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Workers’ Studio: El Co-op Exhibit at Queens Museum

Workers’ Studio: El Co-op is a series of collaborative art projects that use art as a tool for worker-led organizing. The Workers’ Studio is nomadic, and functions mostly in Day Laborers’ Worker Centers as a weekly encounter facilitated by artist (and 2019 SLU alumna) Sol Aramendi. Aramendi works on socially engaged art collaborations that are part of an evolving social sculpture integrating labor, immigration and art. Workers use the studio to create art projects that support their organizing and advocacy. The exhibition features a series of photographs, writing and works created by the participants.

The exhibition runs through January 12th at the Queens Museum located in Flushing Meadows Corona Park. Click here for more information.

New Labor Forum Highlights: November 2019

The New Labor Forum has a monthly newsletter on current topics in labor, curated by the some of the most insightful scholars and activists in the labor world today. Check out some highlights from the latest edition below.

Two historically important strikes came to a close last week, as 49,000 GM workers returned to work after the longest national work stoppage against the automaker in half a century; and 25,000 teachers and 7,500 school employees headed back to Chicago schools after landmark gains in negotiations with the city. Part of a rising tide of victorious strikes during the past two years, these workplace actions represent advancements worth noting in both public and private sector bargaining.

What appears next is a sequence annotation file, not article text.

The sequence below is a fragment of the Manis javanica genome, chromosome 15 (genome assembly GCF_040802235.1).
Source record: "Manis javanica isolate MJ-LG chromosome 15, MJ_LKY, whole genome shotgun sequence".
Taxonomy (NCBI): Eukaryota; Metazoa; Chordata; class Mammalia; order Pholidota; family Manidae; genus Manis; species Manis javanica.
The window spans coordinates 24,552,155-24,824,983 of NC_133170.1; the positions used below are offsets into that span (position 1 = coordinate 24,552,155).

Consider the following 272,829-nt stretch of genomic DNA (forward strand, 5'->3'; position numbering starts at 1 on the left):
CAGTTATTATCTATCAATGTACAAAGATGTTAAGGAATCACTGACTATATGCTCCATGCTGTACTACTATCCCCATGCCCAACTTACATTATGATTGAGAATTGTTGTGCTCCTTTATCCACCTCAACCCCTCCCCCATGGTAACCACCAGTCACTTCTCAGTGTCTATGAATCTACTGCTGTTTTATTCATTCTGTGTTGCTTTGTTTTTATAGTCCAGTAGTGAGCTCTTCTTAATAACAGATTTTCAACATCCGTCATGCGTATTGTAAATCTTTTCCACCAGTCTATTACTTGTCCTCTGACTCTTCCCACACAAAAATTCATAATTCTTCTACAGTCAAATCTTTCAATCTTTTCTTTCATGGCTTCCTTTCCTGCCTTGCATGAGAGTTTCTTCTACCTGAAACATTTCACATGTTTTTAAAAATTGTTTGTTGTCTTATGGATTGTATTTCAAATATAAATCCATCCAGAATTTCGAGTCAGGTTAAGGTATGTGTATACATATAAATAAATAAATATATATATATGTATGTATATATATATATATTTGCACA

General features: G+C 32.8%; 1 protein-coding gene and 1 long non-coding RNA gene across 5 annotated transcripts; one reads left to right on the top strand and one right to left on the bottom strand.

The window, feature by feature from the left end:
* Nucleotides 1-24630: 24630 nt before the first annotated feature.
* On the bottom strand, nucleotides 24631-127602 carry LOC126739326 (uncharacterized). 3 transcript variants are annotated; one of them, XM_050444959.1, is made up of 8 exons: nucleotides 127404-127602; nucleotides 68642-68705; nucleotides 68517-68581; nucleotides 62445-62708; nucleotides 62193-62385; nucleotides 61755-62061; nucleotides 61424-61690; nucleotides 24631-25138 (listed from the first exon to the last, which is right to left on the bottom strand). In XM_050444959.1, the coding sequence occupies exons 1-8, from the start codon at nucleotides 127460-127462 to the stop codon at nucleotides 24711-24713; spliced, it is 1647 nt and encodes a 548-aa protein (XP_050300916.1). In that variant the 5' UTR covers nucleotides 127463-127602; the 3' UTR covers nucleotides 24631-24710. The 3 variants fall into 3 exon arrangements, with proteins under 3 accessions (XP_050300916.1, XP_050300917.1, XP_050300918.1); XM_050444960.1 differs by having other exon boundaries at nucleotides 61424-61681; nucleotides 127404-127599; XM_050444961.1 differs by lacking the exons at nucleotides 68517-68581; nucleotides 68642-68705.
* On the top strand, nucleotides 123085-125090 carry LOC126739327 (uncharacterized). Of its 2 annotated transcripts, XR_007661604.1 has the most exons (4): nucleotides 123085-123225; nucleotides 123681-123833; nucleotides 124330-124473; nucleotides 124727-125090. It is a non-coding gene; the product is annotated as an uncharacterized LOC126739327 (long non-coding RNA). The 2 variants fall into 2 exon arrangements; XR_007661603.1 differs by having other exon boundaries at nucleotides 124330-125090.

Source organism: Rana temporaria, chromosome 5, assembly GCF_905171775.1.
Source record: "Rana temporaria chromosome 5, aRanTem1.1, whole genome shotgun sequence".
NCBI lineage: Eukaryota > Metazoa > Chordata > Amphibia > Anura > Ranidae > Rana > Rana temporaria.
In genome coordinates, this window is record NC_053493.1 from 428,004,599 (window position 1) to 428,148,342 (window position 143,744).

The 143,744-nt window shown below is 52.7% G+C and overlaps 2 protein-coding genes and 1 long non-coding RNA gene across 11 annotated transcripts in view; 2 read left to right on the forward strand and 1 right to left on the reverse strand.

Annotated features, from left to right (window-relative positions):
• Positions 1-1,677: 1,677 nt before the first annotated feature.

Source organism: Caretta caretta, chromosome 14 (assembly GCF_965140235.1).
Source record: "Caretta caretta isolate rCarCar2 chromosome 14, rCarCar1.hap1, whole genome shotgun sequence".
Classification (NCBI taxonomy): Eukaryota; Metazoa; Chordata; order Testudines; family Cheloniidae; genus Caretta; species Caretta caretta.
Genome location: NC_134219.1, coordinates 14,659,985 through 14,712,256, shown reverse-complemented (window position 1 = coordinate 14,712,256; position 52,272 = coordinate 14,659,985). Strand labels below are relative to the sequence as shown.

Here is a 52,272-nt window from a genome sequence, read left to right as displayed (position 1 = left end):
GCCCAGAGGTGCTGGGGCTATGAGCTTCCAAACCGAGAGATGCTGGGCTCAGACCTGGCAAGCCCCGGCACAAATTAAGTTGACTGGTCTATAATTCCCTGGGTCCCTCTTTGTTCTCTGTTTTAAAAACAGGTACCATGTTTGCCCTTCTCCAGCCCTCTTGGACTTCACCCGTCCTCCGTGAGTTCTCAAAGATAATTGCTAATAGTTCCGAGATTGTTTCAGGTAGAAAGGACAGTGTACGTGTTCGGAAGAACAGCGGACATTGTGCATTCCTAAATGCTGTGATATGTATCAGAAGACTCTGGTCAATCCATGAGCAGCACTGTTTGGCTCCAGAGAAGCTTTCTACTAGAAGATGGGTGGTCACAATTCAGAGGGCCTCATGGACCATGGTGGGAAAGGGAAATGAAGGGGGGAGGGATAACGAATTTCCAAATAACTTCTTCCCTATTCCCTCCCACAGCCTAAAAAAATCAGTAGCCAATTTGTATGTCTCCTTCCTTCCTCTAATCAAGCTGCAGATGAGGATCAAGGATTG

With $8.1 billion in earnings at GM in 2018 and $1.5 million in annual salary going to chief executive Mary Barra, UAW members were hell-bent on sharing in the company’s reversal of fortune since the Great Recession. A primary bargaining concern for workers was to raise the abysmal wages at the low end of their multi-tier contract, which included both temporary workers and “in progression workers” hired after 2007. A hallmark divide and conquer tool of management, multi-tier wage scales sell out the unborn by establishing lower wages and benefits for new hires, thus undermining worker solidarity and, in effect, giving employers reason to target older, more expensive workers. Undoing a multi-tier contract, which is precisely what UAW members managed to do, requires a heightened level of worker solidarity, given the need to direct contract gains toward workers on the lower end, in this case roughly 37% of the GM workforce. This sort of egalitarianism, heightened solidarity, and militancy in the private sector, the core of our economy, bodes well for a labor movement struggling to revive itself.

The Chicago Teachers Union − a leader in experimentation with a promising new strategy called Bargaining for the Common Good − won major concessions last week from the city in the form of contract language that went well beyond traditional negotiations over wages and benefits. Putting the demands of their community-based allies on the bargaining table, the union won lower class sizes and guarantees that every school will employ a nurse and social worker, as well as 120 new counselors, restorative justice coordinators and librarians in the highest-need schools, and improved staffing in bilingual and special education. These demands, including an unmet bargaining demand for affordable housing, make the union an increasingly powerful voice in policy-level concerns that impact educational outcomes. The strategic advance of Bargaining for the Common Good in the public sector presents a dramatic advance in joining the interests of worker and tax-payers in securing well-funded, equitable, high quality public services. The CTU strike, joined by SEIU Local 73, points the way in that direction.